Source: HVP Magazine 

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Designing longer lasting smart home sensors

Why long-lasting sensors are key to designing the home of the future!

Home automation has been gaining traction over the past few years, with massive developments in features and relevant technologies. However, these technologies are only as effective as their power source. Here, Michele Windsor, global marketing manager at home automation battery provider Ultralife Corporation, explains the importance of having long lasting batteries at the centre of home automationproduct design.

Rube Goldberg machines are a fascinating spectacle to watch, with intricate parts moving around to create a symphony of movement to perform tasks. However, to function, every single part must work perfectly, otherwise it takes a lengthy reset before the spectacle can resume.

Just like in a Rube Goldberg machine, every piece in a smart house must work perfectly in order to create the spectacle that makes your life easier and more efficient. To make sure your smart house is always working, its sensors must always be working.

Sensors are what feed data to the smart house, so it knows what time it is, what the temperature is, or whether the sun is glaring through your windows. Most sensors are battery powered and, as they need to be active constantly, it is important to make sure that they have batteries that are reliable and long lasting.

Based on Ultralife’s experience in the sector, many sensors for smart home devices arrive on the market with CR123A model batteries. However, not all these batteries are created equal. Many are often limited in their battery capacity, which means a shorter operating life for the sensor.

Design engineers can overcome this by choosing a long-lasting CR123A battery suitable for home automation sensors, such as the CR123A range of batteries produced by Ultralife. They have an improved internal spiral construction that provides a higher capacity than is currently available in similar products on the market, while remaining long lasting for home automation functions.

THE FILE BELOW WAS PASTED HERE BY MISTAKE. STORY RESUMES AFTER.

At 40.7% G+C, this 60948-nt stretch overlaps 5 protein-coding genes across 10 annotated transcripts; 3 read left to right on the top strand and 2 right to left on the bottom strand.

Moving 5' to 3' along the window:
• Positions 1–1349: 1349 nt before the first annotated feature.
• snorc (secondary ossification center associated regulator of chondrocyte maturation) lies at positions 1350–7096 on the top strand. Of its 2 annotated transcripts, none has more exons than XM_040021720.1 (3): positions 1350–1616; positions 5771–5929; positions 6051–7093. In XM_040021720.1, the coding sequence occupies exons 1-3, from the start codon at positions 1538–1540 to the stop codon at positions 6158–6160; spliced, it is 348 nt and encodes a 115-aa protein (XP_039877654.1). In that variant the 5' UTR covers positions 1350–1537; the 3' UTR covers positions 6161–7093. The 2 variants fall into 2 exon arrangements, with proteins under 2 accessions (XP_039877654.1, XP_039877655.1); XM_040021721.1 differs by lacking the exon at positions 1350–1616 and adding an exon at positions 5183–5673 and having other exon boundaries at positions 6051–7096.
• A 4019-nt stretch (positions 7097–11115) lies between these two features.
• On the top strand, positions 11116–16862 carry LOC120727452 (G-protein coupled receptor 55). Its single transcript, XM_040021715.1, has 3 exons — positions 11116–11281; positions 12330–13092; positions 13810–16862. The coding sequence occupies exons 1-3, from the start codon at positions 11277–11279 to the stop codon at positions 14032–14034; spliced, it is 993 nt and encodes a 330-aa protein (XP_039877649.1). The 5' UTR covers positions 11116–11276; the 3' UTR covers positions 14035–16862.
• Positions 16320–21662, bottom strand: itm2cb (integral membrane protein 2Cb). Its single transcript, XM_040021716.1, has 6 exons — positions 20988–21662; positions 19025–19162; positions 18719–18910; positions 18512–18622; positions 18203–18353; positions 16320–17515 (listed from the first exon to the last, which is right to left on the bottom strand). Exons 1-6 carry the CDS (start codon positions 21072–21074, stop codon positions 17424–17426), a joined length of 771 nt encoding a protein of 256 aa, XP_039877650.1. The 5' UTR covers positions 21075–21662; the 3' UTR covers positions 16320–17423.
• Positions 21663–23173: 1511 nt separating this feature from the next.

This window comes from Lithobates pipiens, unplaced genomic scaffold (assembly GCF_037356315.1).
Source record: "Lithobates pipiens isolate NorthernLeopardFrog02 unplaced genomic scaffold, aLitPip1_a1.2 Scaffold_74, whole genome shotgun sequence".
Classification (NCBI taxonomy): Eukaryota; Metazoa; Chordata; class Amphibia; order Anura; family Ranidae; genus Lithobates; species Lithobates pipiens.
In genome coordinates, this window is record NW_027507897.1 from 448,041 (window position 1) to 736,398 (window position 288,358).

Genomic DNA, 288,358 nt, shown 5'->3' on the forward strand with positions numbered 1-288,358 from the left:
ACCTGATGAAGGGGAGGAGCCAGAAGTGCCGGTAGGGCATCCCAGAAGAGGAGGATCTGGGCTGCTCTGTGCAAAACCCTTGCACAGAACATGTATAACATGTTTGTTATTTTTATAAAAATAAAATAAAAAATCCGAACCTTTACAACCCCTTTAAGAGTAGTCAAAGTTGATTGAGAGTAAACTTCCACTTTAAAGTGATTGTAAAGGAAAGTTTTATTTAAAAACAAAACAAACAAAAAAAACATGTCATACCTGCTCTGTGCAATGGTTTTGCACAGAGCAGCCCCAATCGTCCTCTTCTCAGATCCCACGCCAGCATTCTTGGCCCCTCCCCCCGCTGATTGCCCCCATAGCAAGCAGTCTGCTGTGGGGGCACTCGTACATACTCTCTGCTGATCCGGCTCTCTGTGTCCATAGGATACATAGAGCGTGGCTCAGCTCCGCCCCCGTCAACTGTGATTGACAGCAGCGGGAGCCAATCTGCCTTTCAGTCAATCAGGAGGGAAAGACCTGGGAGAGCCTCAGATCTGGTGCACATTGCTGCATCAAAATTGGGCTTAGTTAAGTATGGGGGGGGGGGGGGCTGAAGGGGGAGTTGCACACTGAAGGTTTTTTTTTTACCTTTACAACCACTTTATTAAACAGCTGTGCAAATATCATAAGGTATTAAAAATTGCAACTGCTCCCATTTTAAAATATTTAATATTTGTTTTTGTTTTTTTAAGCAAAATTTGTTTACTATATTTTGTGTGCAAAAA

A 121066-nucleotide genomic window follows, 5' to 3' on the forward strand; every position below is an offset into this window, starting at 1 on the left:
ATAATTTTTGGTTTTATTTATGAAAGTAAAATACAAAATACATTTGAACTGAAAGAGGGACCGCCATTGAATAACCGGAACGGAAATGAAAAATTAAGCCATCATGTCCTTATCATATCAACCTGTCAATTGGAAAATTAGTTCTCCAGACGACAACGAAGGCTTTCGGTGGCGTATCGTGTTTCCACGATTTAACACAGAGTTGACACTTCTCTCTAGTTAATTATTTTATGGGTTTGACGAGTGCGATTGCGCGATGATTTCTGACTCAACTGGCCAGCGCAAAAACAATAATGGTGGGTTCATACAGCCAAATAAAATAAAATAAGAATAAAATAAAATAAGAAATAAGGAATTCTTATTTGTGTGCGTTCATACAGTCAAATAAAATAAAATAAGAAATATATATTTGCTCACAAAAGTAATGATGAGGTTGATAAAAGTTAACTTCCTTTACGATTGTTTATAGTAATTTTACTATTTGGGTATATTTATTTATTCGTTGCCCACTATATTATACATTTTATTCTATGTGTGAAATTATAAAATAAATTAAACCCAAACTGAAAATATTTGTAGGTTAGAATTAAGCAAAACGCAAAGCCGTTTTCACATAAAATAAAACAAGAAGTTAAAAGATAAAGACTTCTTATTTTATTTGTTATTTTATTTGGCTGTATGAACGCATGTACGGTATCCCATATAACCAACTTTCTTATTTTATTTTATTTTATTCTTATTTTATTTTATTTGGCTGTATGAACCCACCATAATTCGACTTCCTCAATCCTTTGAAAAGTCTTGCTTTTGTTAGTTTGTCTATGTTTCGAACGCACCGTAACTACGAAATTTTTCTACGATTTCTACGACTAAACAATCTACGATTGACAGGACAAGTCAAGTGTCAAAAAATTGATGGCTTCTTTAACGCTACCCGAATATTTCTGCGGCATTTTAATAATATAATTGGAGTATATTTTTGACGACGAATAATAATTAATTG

According to data from Strategy Analytics, 38 per cent of homes in the USA will be smart homes by 2019.Because of this, it is incredibly important to set out solid design foundations now. Putting long lasting batteries into smart homes design now will avoid mass sensor outages, customer dissatisfaction and possible backlash against manufacturers in the future.

Whether it be your security cameras, lights, sprinklers, or your fans, sensors keep smart devices fed with relevant information to ensure they are working precisely to maximize user comfort and convenience.

In a sense, making intelligent decisions about smart homes now will allow our future selves to be awed by anintricate connected Rube Goldberg machine, performing millions of tasks simultaneously to make our lives simpler and stress free.

Designing longer lasting smart home sensors

Designing longer lasting smart home sensors

Source: Electrical Trade Magazine

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Three quarters of plumbers at risk of knee problems

The study conducted by The IPG, a leading group for plumbing, heating and bathroom specialists, also discovered that 57% of plumbers surveyed felt that they would need to undergo knee replacement surgery in the future due to the hardships of the profession.

Nearly two thirds (59%) also felt that they would be forced to retire early because of the injuries they pick up in their work.

On average, a UK plumber works 47 hours a week, with around half of that time spent on their knees. This can have a detrimental effect, especially if no protective work wear is worn. However, even with kneepads 77% specified that they still experience issues.

Those who have been working for over 30 years were the ones who had the worst knee issues, with 68% stating they have had physio, keyhole surgery or other operations on their knees. However, it’s not just plumbing veterans who are experiencing problems.